4. AEC Configuration⚓︎

Now that all the audio is routed to pass through the filter AEC can run. Open the Dissonance quality settings menu Window > Dissonance > Quality Settings to set the amount of echo suppression applied. Desktop platforms and mobile platforms use different AEC systems internally and are configured separately. Dissonance will automatically switch to using the mobile AEC (AECM) when a mobile platform is detected.

AEC Settings Inspector

These settings can be set in the editor - they will be saved into an asset and used as the default values at runtime. They can be changed at runtime by accessing the VoiceSettings class:

//Change amount of AEC applied on Desktop
VoiceSettings.Instance.AecSuppressionAmount = AecSuppressionLevels.Moderate;

//Change amount of AEC applied on Mobile
VoiceSettings.Instance.AecmRoutingMode = AecmRoutingMode.Speakerphone;

Only the two settings shown above can be changed while Dissonance is running, doing so will trigger a reset of the audio input system (causing a small hitch in transmitted audio). Changes to any other AEC related settings will be ignored until the next time the audio input system is reset (e.g. by changing the settings above).

You should start with low AEC settings and ask the user to increase them if echo becomes a problem - excessive levels of AEC can very badly distort voices.

5. Testing AEC⚓︎

Once you have set all of this up you may want to test that AEC is working as intended. To do so simply add an AudioSource component to your scene playing some loud music - make sure it's routed through the correct mixer! Now run the scene in the editor and select the filter attached to the audio mixer, this will show a status screen for the AEC:

AEC Status Inspector

When the filter first starts all of the stats will be labelled as "initialising...", this indicates that the filter has not yet converged and will not yet be removing any echo. Once the AEC is running and has converged remote speakers in the session should not be able to hear the music you are playing. In our own tests we have had music playing loudly enough to drown out voices but even that was still cancelled!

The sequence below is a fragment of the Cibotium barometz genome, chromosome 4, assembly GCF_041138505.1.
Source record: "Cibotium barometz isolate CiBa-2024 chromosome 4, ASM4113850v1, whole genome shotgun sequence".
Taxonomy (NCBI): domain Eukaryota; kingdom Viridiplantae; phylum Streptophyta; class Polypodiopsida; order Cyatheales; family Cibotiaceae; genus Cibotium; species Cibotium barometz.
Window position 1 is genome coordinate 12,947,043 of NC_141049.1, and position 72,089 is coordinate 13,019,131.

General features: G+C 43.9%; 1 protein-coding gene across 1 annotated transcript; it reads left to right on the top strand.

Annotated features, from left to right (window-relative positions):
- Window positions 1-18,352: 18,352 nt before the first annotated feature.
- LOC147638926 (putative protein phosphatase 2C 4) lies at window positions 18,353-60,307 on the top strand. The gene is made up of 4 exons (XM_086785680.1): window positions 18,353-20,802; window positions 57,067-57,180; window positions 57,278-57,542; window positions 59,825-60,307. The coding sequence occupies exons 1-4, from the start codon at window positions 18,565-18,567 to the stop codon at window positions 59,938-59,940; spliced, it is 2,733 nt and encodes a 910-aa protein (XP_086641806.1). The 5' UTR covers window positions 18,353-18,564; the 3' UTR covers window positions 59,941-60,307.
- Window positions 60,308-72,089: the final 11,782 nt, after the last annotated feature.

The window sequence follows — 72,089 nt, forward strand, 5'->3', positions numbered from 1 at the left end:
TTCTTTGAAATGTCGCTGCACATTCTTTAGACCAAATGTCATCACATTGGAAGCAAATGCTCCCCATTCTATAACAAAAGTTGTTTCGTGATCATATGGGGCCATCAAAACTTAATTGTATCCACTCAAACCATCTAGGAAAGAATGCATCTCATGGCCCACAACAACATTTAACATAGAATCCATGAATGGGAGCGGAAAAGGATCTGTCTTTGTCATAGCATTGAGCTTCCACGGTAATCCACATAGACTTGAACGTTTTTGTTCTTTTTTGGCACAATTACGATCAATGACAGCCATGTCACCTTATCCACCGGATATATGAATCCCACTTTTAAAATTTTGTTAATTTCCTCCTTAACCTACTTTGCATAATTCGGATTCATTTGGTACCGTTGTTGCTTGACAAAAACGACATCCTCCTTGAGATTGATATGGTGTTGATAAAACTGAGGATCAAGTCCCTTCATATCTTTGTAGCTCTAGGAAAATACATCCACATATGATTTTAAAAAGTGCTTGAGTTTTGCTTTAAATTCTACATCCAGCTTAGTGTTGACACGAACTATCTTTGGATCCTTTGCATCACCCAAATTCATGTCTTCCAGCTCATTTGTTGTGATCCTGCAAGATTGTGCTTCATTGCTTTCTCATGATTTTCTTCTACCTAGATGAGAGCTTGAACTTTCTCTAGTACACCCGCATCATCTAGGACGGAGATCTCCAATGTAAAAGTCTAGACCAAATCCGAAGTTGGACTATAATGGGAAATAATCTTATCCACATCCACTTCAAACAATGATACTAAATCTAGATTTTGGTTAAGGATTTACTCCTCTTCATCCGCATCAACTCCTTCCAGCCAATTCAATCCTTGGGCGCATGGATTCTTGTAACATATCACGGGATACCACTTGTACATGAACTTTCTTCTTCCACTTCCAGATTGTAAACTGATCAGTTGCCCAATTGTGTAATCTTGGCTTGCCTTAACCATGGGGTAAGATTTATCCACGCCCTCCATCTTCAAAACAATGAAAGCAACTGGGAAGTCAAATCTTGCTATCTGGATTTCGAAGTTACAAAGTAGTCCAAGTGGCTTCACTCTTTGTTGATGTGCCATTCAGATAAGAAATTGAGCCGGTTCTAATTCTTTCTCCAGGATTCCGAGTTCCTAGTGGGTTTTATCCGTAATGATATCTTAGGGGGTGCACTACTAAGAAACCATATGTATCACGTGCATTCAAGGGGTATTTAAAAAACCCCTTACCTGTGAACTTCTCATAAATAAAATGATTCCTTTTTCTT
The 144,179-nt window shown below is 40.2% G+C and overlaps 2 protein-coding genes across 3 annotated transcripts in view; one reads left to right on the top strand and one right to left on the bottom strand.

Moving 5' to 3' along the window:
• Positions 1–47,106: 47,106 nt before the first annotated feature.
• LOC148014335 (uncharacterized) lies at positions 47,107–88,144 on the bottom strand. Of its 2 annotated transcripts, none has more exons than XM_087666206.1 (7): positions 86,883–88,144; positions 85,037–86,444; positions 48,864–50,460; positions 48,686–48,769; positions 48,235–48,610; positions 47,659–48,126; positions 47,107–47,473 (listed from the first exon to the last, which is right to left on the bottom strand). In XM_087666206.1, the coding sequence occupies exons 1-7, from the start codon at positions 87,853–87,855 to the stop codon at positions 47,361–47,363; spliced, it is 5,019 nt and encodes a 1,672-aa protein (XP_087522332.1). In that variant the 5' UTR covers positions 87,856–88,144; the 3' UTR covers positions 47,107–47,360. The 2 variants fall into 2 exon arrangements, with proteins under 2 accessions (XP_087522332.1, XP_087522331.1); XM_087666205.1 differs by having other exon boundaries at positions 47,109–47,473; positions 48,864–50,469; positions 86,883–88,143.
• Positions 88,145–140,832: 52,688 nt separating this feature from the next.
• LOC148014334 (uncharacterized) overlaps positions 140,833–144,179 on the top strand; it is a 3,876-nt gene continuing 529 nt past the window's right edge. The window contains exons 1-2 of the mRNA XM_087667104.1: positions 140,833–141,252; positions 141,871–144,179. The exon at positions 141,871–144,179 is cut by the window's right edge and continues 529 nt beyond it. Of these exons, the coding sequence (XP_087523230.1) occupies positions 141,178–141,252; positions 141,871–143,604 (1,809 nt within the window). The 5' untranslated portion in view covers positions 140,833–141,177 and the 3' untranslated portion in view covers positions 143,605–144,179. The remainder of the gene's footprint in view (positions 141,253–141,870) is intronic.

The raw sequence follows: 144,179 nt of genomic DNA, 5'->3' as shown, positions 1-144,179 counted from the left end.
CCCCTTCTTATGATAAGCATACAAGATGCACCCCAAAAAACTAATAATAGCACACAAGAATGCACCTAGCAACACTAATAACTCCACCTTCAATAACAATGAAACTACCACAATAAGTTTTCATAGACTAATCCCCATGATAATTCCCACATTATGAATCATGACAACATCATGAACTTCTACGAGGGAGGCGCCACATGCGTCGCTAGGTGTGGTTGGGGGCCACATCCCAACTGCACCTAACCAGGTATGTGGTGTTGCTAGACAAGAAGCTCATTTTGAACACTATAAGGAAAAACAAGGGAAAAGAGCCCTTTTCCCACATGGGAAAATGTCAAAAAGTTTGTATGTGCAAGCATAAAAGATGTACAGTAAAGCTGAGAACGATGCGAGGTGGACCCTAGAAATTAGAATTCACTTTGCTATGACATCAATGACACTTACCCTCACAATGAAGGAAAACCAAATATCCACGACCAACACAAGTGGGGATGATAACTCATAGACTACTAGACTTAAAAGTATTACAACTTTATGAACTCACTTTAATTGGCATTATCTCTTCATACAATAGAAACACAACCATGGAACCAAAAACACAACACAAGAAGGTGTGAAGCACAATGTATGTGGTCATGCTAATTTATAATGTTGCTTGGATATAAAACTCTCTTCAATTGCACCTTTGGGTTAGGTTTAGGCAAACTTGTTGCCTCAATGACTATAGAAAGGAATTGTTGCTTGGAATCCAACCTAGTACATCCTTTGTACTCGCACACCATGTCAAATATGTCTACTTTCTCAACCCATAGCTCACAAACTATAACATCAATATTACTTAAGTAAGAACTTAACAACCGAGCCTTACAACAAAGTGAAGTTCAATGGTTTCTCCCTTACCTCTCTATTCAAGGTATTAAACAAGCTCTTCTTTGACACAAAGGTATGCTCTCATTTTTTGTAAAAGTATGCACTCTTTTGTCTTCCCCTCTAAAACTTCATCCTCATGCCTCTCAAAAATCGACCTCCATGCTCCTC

6. Other Improvements⚓︎

AEC is not a perfect system and there will usually be some echo which is not cancelled out. Certain conditions such a high background noise or a very large delay (e.g. Bluetooth headphones/microphones) can make this much worse or even not work at all. Therefore it's important to have other mitigations to reduce the impact of bad echo.

Voice Ducking automatically reduces the volume of received voices when voice is being transmitted. This reduces the chance of feedback occurring since incoming voices are quieter and less likely to be picked up by the mic.

Audio Ducking can be set up in the Unity mixer to reduce the volume of all non-voice sounds when any voice audio is being received. Because the other sound effects are quieter this allows you to reduce the volume of all voices, reducing the chance of the mic recording them.

Background Sound Removal automatically removes non-voice sounds from the microphone signal. This cannot fix echoed voices, but it can improve other non-voice sounds that are recorded by the microphone.

A Low Pass Filter can be set up in the Unity mixer on the received voices, with a Cutoff Frequency of around 6000Hz. This is above the range of normal human speech. If the worst kind of feedback happens (very high pitched squealing) this will reduce the volume and prevent it from getting any worse.

Fixing Audio effect Dissonance Echo Cancellation could not be found. Error (iOS)⚓︎

To fix this problem on iOS you must manually register the audio effect with the Unity audio pipeline.

  1. Download AudioPluginInterface.h from the Unity native audio plugin SDK and add it to your XCode project.
  2. add #import "AudioPluginInterface.h"; to in XCode.
  3. Find the preStartUnity method and add the line UnityRegisterAudioPlugin(&UnityGetAudioEffectDefinitions);

If this does not fix the issue, please add a comment to this issue.